My next production at the theater includes a musical performance by Oscar-winning actor Jeff Bridges and his band the Abiders. His gorgeous wife of 36 years is coming with him, and his talented daughter is his opening act. I can’t imagine what movie star/musician/ proud parent/couple behavior looks like, but if Mr. & Mrs. Bridges start feeding each other by hand during the VIP party, well — I for one cannot promise to abide.


Up The Valley: Love on Sale

February 7, 2013

Can you put a price on love? Some people try. Today’s column in the Star newspaper…

In 1930, composer Cole Porter introduced a cynical song about certain shady aspects of romance entitled “Love for Sale.” From my experience owning a retail store, I’ve concluded that today’s paramour — particularly on Valentine’s Day — is looking for love on sale.

Don’t get me wrong. I understand that money doesn’t equal love; the best things in life are free, etc. and so forth. I know sweethearts who celebrate without spending a dime, lavishing upon one another the kind of thoughtful affection that makes us single girls sigh with envy. The words “I love you” can be sincerely scrawled on a 50-cent box of conversation hearts.

And yes, it can be a day for splurging, with creditworthy courtiers springing for sumptuous feasts and serious bling. Yet Valentine’s Day also brings out the very cheapest of skates seeking to wring the maximum result from the barest minimum of expense and effort.

Not surprisingly, my shop’s Valentine bestseller was the greeting card, and if I had a dollar for every husband who told me “my wife only wants a card,” I’d be a rich woman with a devoted pool boy. Yet men seem perfectly happy to receive greeting cards, presumably confident that their real gifts will be forthcoming later that evening. A woman telling a man she doesn’t really want a gift is akin to her asking for his honest assessment of her physical appearance — a honeyed trap for those who would spend Valentine’s Night sleeping on the sofa.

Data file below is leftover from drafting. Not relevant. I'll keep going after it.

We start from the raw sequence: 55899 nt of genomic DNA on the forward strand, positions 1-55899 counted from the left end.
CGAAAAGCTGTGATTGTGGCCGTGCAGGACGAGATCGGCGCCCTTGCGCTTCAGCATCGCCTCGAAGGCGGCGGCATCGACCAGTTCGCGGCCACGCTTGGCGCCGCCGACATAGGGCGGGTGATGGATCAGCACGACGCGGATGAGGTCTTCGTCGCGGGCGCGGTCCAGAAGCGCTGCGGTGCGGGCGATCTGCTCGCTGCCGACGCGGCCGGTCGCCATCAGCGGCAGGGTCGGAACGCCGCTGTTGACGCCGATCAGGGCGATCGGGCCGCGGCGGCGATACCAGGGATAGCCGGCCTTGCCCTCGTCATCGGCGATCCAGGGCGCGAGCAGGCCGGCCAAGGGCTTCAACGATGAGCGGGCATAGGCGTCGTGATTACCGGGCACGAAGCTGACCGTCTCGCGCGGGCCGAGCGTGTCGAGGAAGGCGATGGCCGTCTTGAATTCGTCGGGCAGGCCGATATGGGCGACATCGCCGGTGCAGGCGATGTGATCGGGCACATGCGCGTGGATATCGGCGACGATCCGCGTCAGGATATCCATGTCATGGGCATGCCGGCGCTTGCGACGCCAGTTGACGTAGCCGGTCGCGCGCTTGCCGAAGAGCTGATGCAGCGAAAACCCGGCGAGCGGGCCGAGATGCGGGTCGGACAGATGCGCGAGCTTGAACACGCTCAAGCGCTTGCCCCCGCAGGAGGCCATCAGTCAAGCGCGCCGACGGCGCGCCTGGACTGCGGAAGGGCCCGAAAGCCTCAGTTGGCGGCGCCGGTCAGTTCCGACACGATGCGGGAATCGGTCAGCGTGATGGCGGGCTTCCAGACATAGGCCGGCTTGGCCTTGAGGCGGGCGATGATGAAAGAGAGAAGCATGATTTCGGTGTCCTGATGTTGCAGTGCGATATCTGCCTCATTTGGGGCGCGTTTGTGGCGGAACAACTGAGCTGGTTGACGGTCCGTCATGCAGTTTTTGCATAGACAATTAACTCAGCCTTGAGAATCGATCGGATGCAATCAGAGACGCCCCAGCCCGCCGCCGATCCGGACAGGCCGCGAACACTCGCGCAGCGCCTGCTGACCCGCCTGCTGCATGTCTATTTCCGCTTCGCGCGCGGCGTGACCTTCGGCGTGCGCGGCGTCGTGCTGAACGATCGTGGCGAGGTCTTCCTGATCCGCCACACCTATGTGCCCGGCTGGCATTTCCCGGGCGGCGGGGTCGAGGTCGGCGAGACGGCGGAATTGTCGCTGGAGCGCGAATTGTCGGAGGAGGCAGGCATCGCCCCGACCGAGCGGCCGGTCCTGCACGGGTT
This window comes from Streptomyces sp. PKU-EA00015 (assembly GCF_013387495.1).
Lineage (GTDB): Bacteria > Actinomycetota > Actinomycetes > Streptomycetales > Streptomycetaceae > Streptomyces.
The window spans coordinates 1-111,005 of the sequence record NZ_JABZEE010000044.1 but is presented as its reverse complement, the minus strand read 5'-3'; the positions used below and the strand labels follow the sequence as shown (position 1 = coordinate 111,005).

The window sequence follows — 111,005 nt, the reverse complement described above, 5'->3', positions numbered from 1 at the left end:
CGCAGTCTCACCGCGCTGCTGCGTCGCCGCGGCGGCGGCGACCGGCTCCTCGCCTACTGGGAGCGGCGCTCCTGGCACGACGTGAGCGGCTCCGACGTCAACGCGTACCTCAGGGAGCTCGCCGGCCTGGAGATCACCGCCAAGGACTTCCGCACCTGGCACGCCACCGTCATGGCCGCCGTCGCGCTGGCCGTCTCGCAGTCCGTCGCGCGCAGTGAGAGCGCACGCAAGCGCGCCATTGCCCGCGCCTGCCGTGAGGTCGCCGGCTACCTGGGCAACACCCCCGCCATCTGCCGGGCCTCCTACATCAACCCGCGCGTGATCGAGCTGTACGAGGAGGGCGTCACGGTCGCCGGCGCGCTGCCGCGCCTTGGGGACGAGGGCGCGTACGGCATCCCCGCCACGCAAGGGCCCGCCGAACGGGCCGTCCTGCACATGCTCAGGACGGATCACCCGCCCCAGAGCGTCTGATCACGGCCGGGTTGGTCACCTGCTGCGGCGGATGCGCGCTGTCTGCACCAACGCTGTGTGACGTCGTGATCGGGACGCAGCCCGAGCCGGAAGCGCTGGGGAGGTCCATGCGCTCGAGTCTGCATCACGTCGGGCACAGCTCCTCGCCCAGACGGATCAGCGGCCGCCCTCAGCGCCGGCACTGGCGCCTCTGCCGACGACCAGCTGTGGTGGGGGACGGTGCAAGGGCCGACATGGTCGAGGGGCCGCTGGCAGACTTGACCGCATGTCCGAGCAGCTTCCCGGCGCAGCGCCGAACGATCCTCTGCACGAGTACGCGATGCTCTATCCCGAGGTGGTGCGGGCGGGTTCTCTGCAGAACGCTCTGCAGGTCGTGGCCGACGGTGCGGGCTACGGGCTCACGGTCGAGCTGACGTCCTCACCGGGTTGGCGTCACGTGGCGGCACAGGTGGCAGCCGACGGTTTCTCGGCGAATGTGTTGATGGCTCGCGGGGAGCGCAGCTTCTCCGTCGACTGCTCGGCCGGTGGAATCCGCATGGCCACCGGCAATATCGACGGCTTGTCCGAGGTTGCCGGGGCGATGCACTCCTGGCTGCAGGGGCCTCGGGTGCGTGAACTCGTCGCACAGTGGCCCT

Mushy mothers sometimes bought Valentines for their kids, which is sweet — within limits. A “Mommy Loves You” card or plush “Pucker Up” frog making kissing noises is perfect for your 6-year-old; an adult child will interpret it as your judgment that they are unlikely to receive a Valentine from anyone else.

One memorable customer was a local low-budget loverboy — to protect his identity (and wife), I’ll call him Cheap Throat. He would spring for a card, usually on sale, and then spend an hour digging through a bowl of tiny metal heart tokens ($1.50 plus tax, gift-wrap complimentary). He purchased two tokens in six years; usually concluding that his wife would be happier with just a card. He wanted the card gift-wrapped.

Why does Valentine’s Day, of all days, draw the discount-Don-Juans in droves? It’s the only holiday where gift-giving holds the promise of sexual reciprocation, which should lure male shoppers out of their man-caves earlier than 5 p.m. on Feb. 14. Perhaps it’s because gifting is that rare arena in which men lack natural self-confidence. They fear any failure, and shopping is a subject in which they have repeatedly received a failing grade; sometimes even a public reprimand. Since there is no “little blue pill” guaranteeing purchasing performance, they turn to the tried-and-true, procrastinate, or panic.

Women bear some responsibility for this. One regular customer selected a beautiful bracelet for his wife, extolling the virtues of her slender wrists and anticipating how the sea-colored stones would compliment her like-tinted eyes. He left carrying an artfully festooned box, beaming. Two days later, his wife returned it — her eyes red with rage. “How could he buy me a bracelet?” she screamed at me. “He knows that I don’t need a bracelet — why doesn’t he ever listen to me?” What she needed was a crash course in gratitude in my opinion, but what did I know — the next Valentine’s Day he tried to buy her another bracelet (I sent him to Woodhouse Chocolates instead — the better to plump up her adorably scrawny little wrists).

Of course, one bustling business on Valentine’s Day is Safeway, where the lines are express, the chocolates cheap, and the roses guaranteed to last as long as the bubbles in the bulk-priced sparkling wine. Speaking of which: why are flowers considered a traditional romantic gift, anyway? A diamond is forever — a dozen roses merely demonstrate the inevitability of wilting, and the last thing a woman wants to encounter during a romantic rendezvous is a limp stem.

Valentine’s Day is not a “day-off-work” holiday, but I think Feb. 15 should be. On “Morning After Day,” lucky lovers could languish in bed till noon, recovering revelers could nurse their hangovers, and the lovelorn could work off calories from chips and ice cream consumed while watching “Sleepless in Seattle,” “Titanic,” or the all-day “Lovers Who Kill” marathon on the Lifetime television network.